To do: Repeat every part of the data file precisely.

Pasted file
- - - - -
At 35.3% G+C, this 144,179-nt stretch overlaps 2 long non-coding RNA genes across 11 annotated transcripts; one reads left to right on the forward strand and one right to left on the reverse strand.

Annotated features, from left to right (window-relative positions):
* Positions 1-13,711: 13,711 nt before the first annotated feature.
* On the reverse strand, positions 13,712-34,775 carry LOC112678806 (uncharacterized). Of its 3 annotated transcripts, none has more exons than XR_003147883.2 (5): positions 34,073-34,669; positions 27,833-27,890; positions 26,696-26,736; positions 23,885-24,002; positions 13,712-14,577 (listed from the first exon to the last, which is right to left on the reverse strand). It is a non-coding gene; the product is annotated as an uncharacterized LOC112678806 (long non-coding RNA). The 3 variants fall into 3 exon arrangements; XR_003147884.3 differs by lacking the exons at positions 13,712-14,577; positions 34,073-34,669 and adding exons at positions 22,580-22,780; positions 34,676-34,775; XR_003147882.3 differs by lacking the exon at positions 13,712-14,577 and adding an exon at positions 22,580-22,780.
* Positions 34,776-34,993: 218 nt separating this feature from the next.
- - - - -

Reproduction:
At 35.3% G+C, this 144,179-nt stretch overlaps 2 long non-coding RNA genes across 11 annotated transcripts; one reads left to right on the forward strand and one right to left on the reverse strand.

Annotated features, from left to right (window-relative positions):
* Positions 1-13,711: 13,711 nt before the first annotated feature.
* On the reverse strand, positions 13,712-34,775 carry LOC112678806 (uncharacterized). Of its 3 annotated transcripts, none has more exons than XR_003147883.2 (5): positions 34,073-34,669; positions 27,833-27,890; positions 26,696-26,736; positions 23,885-24,002; positions 13,712-14,577 (listed from the first exon to the last, which is right to left on the reverse strand). It is a non-coding gene; the product is annotated as an uncharacterized LOC112678806 (long non-coding RNA). The 3 variants fall into 3 exon arrangements; XR_003147884.3 differs by lacking the exons at positions 13,712-14,577; positions 34,073-34,669 and adding exons at positions 22,580-22,780; positions 34,676-34,775; XR_003147882.3 differs by lacking the exon at positions 13,712-14,577 and adding an exon at positions 22,580-22,780.
* Positions 34,776-34,993: 218 nt separating this feature from the next.